In the United Kingdom, current guidance requires that schools serve food including dairy with each meal, meat or poultry at least three days out of every five-day week, and oily fish (such as salmon or herring) at least once every fifteen days. This guidance is called the School Food Standards, or SFS, and it also includes details like not allowing students to have salt or sweetened desserts or beverages. The standards include only one mention of vegetarian options, requiring a non-dairy protein portion available specifically to those with meat-free diets at least three days a week.
A new campaign has arisen to change these standards, removing the requirement to serve meat and dairy and replacing it with broader guidelines which “allow schools to be more flexible.”
The most prominent backer of this new campaign is perhaps the most famous vegetarian in the world, Sir Paul McCartney.
“No one needs to eat meat,” said Sir Paul and his daughters, Stella and Mary, in a prepared statement. “So it shouldn’t be mandatory to serve it in schools. It’s time to revise the School Food Standards to help the planet, spare animals, and promote healthy eating.”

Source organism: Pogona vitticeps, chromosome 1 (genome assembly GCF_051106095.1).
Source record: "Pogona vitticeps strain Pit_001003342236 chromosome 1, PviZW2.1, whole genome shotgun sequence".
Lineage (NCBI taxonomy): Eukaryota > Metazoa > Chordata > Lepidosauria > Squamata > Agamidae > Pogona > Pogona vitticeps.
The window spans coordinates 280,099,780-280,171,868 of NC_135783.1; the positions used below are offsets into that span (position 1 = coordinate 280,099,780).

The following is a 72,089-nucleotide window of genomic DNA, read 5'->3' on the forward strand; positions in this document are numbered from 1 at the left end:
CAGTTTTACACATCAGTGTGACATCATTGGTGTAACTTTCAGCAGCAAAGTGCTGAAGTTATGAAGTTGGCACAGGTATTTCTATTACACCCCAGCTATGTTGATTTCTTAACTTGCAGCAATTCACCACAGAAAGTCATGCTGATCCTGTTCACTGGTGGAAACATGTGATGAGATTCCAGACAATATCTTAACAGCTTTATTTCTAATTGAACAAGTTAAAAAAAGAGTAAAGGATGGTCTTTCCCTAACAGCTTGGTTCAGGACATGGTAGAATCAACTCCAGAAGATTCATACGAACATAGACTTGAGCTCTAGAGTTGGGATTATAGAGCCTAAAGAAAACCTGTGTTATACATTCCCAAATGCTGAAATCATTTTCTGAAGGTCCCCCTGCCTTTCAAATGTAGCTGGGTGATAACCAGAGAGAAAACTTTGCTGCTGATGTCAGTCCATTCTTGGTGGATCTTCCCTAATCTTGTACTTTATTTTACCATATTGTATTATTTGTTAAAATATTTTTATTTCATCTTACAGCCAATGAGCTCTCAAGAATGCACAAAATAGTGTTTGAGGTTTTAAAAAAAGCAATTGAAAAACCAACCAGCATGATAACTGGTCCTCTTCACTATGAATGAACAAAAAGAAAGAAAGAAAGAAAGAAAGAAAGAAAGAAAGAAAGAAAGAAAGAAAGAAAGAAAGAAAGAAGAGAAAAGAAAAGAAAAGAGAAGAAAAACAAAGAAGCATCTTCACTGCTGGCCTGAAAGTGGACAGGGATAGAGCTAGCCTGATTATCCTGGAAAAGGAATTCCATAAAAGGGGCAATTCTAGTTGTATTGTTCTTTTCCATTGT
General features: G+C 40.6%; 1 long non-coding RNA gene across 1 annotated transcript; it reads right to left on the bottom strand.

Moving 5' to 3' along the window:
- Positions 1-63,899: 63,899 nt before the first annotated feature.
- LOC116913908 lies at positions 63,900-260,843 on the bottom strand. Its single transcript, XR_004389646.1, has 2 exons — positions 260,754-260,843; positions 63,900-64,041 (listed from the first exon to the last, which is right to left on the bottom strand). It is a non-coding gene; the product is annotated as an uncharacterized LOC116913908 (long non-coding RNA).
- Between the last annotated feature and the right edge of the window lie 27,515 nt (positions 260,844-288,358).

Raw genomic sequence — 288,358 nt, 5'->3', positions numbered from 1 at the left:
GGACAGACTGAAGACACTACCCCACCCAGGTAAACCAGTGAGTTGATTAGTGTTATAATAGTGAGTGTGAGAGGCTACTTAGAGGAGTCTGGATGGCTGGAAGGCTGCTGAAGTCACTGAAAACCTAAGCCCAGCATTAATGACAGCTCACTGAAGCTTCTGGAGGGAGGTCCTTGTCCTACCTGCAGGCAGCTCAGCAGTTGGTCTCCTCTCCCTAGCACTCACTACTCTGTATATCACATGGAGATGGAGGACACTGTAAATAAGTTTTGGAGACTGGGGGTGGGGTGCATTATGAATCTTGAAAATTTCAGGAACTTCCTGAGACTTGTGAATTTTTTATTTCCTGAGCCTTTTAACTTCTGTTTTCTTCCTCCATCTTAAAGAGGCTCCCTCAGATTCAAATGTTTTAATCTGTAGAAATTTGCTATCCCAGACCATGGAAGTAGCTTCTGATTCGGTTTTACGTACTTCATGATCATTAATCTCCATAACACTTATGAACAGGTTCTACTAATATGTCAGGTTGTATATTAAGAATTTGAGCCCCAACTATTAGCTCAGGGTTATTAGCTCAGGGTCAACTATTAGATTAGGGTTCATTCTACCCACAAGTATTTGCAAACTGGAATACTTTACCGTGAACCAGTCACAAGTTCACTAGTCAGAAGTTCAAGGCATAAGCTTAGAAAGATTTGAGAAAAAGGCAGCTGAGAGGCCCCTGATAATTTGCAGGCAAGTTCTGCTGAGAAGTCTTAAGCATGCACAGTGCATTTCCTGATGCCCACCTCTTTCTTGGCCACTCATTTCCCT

In a 2019 poll, it was found that as much as 70 percent of British children of school age want more meat-free and even vegan meals on their school menus, largely for environmental reasons. This study was cited in a letter written to education secretary Gavin Williamson, who is part of the SFS decision-making process, by the McCartneys, Greenpeace, PETA, and the Royal Society for Public Health.
“As the world faces dual health and climate crises, going vegan is one of the best things young people can do for animals, the planet, and their own health,” said the letter.
Supporters of the School Food Standards as they stand point to the fact that animal products are the most bioavailable sources of many key vitamins and minerals. But meat-free diets can most certainly be made healthy, and ought to be an option available to all.